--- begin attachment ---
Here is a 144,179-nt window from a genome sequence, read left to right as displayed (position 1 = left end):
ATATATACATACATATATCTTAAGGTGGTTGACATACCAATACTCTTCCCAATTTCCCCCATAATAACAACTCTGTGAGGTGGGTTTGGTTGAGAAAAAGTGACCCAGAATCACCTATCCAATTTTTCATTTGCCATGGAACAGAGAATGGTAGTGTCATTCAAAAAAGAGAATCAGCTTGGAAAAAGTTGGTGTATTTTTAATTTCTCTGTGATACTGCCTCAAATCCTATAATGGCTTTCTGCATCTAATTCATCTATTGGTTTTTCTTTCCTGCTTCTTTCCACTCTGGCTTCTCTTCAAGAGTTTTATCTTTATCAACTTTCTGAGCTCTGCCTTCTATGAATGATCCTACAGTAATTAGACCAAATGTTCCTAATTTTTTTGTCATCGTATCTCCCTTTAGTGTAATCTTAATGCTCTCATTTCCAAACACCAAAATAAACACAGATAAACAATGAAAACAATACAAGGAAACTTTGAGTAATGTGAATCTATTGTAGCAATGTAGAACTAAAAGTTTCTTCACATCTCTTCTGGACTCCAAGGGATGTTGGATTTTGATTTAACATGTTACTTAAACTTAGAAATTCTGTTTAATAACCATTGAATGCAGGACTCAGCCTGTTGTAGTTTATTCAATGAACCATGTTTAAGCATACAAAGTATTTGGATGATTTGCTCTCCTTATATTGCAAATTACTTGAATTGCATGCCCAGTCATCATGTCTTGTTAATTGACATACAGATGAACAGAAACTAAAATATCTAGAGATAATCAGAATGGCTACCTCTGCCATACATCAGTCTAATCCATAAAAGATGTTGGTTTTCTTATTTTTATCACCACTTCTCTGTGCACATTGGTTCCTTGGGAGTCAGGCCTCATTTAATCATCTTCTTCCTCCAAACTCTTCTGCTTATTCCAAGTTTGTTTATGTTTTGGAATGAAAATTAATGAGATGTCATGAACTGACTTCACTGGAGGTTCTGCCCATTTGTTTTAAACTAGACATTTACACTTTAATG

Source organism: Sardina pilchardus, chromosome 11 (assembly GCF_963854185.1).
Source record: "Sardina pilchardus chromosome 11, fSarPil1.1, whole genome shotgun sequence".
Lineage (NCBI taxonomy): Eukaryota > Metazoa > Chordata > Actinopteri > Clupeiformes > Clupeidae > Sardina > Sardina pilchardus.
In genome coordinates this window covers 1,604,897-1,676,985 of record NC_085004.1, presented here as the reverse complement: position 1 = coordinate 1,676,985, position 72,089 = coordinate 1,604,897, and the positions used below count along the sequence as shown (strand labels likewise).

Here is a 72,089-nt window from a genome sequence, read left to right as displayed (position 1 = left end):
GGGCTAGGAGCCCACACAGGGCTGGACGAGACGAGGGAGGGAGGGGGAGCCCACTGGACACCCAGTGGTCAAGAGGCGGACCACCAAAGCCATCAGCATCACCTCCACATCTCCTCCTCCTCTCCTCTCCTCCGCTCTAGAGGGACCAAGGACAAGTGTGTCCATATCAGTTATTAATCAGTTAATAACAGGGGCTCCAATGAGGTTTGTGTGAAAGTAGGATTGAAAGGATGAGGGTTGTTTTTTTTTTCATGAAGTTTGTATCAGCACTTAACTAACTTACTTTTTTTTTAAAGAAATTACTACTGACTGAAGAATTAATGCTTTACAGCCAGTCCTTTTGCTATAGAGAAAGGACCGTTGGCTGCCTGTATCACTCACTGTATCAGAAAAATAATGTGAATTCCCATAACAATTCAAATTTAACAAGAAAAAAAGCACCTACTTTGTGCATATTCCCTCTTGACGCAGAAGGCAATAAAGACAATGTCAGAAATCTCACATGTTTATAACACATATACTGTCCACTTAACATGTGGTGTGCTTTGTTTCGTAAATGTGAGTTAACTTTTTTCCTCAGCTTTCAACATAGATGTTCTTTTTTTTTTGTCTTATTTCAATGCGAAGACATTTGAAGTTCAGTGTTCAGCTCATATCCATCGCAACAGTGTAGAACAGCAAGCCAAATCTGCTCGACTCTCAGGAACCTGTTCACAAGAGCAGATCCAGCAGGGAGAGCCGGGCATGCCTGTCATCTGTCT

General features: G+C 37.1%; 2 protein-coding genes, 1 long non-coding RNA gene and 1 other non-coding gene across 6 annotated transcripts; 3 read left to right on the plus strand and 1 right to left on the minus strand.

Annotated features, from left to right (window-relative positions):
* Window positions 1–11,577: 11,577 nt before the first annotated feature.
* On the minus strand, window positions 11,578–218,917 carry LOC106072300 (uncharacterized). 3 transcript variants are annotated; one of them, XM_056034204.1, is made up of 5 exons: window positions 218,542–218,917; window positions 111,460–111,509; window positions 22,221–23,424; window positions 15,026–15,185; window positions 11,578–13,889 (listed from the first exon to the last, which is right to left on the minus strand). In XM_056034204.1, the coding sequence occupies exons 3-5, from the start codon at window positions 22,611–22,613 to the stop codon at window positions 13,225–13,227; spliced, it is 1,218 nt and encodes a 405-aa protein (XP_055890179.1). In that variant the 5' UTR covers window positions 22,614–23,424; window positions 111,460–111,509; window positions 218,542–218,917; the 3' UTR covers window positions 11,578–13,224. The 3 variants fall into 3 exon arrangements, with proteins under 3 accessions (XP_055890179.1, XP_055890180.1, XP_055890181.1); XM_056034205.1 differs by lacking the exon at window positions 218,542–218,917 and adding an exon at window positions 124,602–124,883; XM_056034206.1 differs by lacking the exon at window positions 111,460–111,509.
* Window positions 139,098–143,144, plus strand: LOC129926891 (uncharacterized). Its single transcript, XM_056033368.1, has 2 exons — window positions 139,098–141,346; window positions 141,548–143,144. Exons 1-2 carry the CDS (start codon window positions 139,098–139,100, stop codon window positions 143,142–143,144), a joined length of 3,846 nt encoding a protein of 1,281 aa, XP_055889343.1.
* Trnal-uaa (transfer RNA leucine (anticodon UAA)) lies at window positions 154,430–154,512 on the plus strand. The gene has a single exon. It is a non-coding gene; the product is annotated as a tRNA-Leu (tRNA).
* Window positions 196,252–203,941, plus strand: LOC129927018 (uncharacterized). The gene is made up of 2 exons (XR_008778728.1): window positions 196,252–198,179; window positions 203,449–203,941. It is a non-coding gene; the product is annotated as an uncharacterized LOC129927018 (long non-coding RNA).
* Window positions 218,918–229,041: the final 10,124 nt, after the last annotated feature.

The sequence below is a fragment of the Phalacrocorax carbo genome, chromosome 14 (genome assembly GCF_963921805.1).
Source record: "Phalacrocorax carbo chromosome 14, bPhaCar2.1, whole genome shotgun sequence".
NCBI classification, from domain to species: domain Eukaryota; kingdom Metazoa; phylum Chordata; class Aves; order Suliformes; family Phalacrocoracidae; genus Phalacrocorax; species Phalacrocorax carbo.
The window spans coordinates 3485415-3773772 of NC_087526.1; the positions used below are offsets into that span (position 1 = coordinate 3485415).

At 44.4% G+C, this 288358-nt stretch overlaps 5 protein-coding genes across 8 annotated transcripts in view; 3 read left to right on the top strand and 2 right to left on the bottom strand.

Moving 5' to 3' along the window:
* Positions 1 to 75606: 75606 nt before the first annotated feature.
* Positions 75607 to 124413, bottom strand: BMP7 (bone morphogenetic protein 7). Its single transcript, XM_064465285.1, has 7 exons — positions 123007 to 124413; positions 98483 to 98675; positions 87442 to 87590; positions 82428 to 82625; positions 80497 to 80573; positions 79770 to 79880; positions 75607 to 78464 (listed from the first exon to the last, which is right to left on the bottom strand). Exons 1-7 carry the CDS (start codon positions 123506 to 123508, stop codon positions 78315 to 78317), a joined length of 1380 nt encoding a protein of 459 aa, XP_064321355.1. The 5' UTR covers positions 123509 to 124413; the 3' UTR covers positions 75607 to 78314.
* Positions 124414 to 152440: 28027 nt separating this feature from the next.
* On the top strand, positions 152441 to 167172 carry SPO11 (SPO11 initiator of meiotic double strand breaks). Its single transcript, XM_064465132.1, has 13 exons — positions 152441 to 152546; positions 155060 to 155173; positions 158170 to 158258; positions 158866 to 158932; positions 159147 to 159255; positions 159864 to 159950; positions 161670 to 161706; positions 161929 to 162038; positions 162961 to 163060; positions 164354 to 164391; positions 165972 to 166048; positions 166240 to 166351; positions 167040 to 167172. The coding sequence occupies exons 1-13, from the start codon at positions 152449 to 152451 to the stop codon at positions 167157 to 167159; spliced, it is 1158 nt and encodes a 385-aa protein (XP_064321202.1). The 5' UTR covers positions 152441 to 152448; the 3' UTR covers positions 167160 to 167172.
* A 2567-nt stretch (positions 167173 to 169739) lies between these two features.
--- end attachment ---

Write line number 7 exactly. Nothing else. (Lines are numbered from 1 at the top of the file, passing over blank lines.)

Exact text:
Here is a 72,089-nt window from a genome sequence, read left to right as displayed (position 1 = left end):